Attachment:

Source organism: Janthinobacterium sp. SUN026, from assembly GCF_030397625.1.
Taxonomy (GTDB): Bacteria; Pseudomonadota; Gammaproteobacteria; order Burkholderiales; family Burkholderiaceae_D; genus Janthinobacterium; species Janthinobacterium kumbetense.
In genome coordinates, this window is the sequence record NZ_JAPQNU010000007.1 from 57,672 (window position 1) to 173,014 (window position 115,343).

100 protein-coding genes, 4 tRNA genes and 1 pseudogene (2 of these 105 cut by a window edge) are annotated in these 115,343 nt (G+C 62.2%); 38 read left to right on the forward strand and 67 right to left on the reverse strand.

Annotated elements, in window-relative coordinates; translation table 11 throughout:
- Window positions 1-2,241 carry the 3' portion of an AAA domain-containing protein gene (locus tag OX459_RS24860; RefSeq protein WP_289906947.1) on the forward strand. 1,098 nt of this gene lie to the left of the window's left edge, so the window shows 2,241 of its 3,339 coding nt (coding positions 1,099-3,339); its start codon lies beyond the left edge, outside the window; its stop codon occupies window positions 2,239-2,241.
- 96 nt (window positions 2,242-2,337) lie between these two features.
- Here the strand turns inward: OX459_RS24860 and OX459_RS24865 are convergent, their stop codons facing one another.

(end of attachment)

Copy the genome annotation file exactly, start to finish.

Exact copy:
Source organism: Janthinobacterium sp. SUN026, from assembly GCF_030397625.1.
Taxonomy (GTDB): Bacteria; Pseudomonadota; Gammaproteobacteria; order Burkholderiales; family Burkholderiaceae_D; genus Janthinobacterium; species Janthinobacterium kumbetense.
In genome coordinates, this window is the sequence record NZ_JAPQNU010000007.1 from 57,672 (window position 1) to 173,014 (window position 115,343).

100 protein-coding genes, 4 tRNA genes and 1 pseudogene (2 of these 105 cut by a window edge) are annotated in these 115,343 nt (G+C 62.2%); 38 read left to right on the forward strand and 67 right to left on the reverse strand.

Annotated elements, in window-relative coordinates; translation table 11 throughout:
- Window positions 1-2,241 carry the 3' portion of an AAA domain-containing protein gene (locus tag OX459_RS24860; RefSeq protein WP_289906947.1) on the forward strand. 1,098 nt of this gene lie to the left of the window's left edge, so the window shows 2,241 of its 3,339 coding nt (coding positions 1,099-3,339); its start codon lies beyond the left edge, outside the window; its stop codon occupies window positions 2,239-2,241.
- 96 nt (window positions 2,242-2,337) lie between these two features.
- Here the strand turns inward: OX459_RS24860 and OX459_RS24865 are convergent, their stop codons facing one another.